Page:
Official opening of the permanent exhibition „What we’ve been unable to shout out to the world”

Written by: Jewish Historical Institute
On 14 November, President of the Republic of Poland Andrzej Duda and his Wife took part in the official opening of the permanent exhibition „What we’ve been unable to shout out to the world”, presenting original documents from the Underground Archive of the Warsaw Ghetto.

The event was opened by Professor Paweł Śpiewak, director of the Emanuel Ringelblum Jewish Historical Institute. He emphasised that the Underground Archive of the Warsaw Ghetto is a testimony of intellect and strength of human will, accomplished following one principle: the principle of truth. The principle of truth means that the voice of every Jew who is being killed, who is dying, is heard as a separate, independent voice. And each voice has to be written down. Presented the way it really is.

The opening was followed by a speech from Andrzej Duda, President of the Republic of Poland.

The exhibition which is opening today, which presents documents from the Ringelblum Archive, is another important step in recovering memory about the world which Hitler’s criminals intended to destroy forever. But it has survived – for the memory of Poland. Even more so: it has survived, above all, for the memory of the world. I am present here today as the President of Poland, as the President of the Polish Republic, because I deeply believe that telling the truth about the Holocaust of the Jews is our duty. Thus, we continue the work of Emanuel Ringelblum and his associates from Oneg Shabbat”. The President has also congratulated and thanked the Jewish Historical Institute on its 70th anniversary, wishing success in fulfilling „the enormously important, historical work – the mission to preserve the past for the future.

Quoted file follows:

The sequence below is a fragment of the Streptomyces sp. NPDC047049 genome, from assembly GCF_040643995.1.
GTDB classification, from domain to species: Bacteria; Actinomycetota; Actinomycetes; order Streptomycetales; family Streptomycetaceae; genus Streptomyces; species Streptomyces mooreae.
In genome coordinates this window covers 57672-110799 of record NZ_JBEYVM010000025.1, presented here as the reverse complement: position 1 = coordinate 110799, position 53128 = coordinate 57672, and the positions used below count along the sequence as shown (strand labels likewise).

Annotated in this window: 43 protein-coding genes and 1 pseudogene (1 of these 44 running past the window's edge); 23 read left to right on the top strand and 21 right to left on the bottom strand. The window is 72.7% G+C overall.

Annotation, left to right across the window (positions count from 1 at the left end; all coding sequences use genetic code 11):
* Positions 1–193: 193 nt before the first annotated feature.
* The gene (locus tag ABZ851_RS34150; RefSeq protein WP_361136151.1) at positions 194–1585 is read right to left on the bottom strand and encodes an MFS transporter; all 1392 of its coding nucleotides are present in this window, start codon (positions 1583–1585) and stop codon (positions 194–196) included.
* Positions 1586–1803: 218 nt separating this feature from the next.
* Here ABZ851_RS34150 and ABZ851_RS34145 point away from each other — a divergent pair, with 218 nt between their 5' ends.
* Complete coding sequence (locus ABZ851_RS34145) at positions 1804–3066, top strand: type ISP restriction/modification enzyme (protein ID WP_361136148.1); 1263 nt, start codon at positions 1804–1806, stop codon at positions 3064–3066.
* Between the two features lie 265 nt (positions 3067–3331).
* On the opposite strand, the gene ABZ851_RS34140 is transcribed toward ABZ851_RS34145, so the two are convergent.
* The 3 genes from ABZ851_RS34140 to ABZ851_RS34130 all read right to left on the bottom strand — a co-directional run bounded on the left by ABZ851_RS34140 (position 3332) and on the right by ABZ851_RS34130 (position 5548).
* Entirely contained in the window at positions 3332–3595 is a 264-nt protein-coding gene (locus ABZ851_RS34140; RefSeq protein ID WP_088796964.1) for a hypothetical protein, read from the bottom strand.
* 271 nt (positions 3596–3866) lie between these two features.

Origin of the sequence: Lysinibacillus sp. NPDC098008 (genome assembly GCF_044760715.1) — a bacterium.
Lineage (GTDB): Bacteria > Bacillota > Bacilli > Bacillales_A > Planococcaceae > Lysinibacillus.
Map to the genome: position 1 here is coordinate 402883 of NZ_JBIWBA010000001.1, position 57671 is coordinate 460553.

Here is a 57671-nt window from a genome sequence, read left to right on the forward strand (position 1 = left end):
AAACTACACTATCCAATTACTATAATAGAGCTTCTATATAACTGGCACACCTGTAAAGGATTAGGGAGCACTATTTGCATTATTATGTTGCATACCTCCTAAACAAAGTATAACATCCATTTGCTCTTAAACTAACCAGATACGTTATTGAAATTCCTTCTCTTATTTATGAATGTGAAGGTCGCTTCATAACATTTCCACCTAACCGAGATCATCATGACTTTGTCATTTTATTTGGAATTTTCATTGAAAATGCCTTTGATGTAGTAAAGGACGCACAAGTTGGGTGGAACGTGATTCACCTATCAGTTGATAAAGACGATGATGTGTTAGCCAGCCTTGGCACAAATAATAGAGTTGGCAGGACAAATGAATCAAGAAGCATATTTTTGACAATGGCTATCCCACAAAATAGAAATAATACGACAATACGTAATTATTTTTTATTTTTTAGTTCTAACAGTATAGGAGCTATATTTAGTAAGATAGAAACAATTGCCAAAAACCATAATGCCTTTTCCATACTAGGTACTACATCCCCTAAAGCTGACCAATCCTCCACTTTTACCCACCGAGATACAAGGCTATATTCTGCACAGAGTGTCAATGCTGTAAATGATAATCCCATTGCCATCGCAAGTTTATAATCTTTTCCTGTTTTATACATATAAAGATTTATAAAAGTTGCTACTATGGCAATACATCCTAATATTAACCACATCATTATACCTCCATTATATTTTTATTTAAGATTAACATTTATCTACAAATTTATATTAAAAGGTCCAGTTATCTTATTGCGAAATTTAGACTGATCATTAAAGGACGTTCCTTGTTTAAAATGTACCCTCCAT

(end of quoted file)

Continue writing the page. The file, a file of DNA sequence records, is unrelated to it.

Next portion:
Professor Piotr Gliński, Minister of Culture and National Heritage, said about the Oneg Shabbat group: They wanted to collect and record their experiences, to record themselves, so we can individualise the memory today. (…) Thanks to the dedication of Emanuel Ringelblum and his associates, thanks to their persistence, their wisdom and most of all their heroism, we can tell the story about those times to the world again. We can, and we want to shout it out to the world. The Minister announced also his decision to establish a new institution of culture, located in the former building of the Bersohn and Bauman hospital at Sienna street in Warsaw: the Museum of the Warsaw Ghetto.

Afterwards, speeches were given by Ruth Cohen-Dar, deputy ambassador of Israel in Poland, Karel Fracapane – representative of UNESCO and Piotr Wiślicki, head of the Association of the JHI of Poland.

Jewish Historical Institute